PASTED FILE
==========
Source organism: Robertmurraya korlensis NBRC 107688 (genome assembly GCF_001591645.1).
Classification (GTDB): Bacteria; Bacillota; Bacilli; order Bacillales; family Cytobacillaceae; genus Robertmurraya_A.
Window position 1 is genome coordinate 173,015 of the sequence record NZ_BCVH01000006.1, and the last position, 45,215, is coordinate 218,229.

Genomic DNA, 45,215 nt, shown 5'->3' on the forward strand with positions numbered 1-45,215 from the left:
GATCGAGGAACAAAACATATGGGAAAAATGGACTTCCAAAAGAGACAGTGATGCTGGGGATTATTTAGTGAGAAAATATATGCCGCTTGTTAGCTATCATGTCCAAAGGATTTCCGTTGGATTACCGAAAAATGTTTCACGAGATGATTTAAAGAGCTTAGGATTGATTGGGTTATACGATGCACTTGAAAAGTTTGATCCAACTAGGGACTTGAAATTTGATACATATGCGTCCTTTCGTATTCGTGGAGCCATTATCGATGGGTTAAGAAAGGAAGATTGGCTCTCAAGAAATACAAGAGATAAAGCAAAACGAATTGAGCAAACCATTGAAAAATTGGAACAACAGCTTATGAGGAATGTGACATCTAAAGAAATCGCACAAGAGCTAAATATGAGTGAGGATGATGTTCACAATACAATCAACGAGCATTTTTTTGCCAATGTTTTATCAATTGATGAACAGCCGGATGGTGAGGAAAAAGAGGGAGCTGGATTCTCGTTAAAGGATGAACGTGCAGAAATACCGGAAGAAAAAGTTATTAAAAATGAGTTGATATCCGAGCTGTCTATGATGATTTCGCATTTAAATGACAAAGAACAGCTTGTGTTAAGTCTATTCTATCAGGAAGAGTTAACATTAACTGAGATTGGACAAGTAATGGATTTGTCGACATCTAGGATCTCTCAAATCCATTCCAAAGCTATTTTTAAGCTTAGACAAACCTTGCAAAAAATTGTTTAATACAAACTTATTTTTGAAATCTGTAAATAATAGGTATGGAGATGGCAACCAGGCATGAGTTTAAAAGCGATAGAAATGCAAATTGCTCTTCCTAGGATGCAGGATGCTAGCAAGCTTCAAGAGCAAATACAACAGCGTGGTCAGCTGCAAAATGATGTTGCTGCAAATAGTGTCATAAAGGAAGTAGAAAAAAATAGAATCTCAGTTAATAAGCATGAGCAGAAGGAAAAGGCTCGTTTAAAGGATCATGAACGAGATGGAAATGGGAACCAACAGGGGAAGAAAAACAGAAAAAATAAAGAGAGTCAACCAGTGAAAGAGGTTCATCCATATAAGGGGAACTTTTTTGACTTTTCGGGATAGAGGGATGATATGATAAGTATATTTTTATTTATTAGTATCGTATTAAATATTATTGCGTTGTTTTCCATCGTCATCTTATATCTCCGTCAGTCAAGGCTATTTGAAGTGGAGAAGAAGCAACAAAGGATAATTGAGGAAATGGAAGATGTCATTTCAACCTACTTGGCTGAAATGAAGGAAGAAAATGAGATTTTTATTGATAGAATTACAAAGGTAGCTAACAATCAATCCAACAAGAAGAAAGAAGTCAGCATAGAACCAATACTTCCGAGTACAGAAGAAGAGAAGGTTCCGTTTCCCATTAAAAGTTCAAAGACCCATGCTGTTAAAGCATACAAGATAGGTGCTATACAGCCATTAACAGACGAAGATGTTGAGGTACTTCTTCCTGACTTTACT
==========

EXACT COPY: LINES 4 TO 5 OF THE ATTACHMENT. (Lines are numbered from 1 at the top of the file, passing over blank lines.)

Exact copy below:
Genomic DNA, 45,215 nt, shown 5'->3' on the forward strand with positions numbered 1-45,215 from the left:
GATCGAGGAACAAAACATATGGGAAAAATGGACTTCCAAAAGAGACAGTGATGCTGGGGATTATTTAGTGAGAAAATATATGCCGCTTGTTAGCTATCATGTCCAAAGGATTTCCGTTGGATTACCGAAAAATGTTTCACGAGATGATTTAAAGAGCTTAGGATTGATTGGGTTATACGATGCACTTGAAAAGTTTGATCCAACTAGGGACTTGAAATTTGATACATATGCGTCCTTTCGTATTCGTGGAGCCATTATCGATGGGTTAAGAAAGGAAGATTGGCTCTCAAGAAATACAAGAGATAAAGCAAAACGAATTGAGCAAACCATTGAAAAATTGGAACAACAGCTTATGAGGAATGTGACATCTAAAGAAATCGCACAAGAGCTAAATATGAGTGAGGATGATGTTCACAATACAATCAACGAGCATTTTTTTGCCAATGTTTTATCAATTGATGAACAGCCGGATGGTGAGGAAAAAGAGGGAGCTGGATTCTCGTTAAAGGATGAACGTGCAGAAATACCGGAAGAAAAAGTTATTAAAAATGAGTTGATATCCGAGCTGTCTATGATGATTTCGCATTTAAATGACAAAGAACAGCTTGTGTTAAGTCTATTCTATCAGGAAGAGTTAACATTAACTGAGATTGGACAAGTAATGGATTTGTCGACATCTAGGATCTCTCAAATCCATTCCAAAGCTATTTTTAAGCTTAGACAAACCTTGCAAAAAATTGTTTAATACAAACTTATTTTTGAAATCTGTAAATAATAGGTATGGAGATGGCAACCAGGCATGAGTTTAAAAGCGATAGAAATGCAAATTGCTCTTCCTAGGATGCAGGATGCTAGCAAGCTTCAAGAGCAAATACAACAGCGTGGTCAGCTGCAAAATGATGTTGCTGCAAATAGTGTCATAAAGGAAGTAGAAAAAAATAGAATCTCAGTTAATAAGCATGAGCAGAAGGAAAAGGCTCGTTTAAAGGATCATGAACGAGATGGAAATGGGAACCAACAGGGGAAGAAAAACAGAAAAAATAAAGAGAGTCAACCAGTGAAAGAGGTTCATCCATATAAGGGGAACTTTTTTGACTTTTCGGGATAGAGGGATGATATGATAAGTATATTTTTATTTATTAGTATCGTATTAAATATTATTGCGTTGTTTTCCATCGTCATCTTATATCTCCGTCAGTCAAGGCTATTTGAAGTGGAGAAGAAGCAACAAAGGATAATTGAGGAAATGGAAGATGTCATTTCAACCTACTTGGCTGAAATGAAGGAAGAAAATGAGATTTTTATTGATAGAATTACAAAGGTAGCTAACAATCAATCCAACAAGAAGAAAGAAGTCAGCATAGAACCAATACTTCCGAGTACAGAAGAAGAGAAGGTTCCGTTTCCCATTAAAAGTTCAAAGACCCATGCTGTTAAAGCATACAAGATAGGTGCTATACAGCCATTAACAGACGAAGATGTTGAGGTACTTCTTCCTGACTTTACT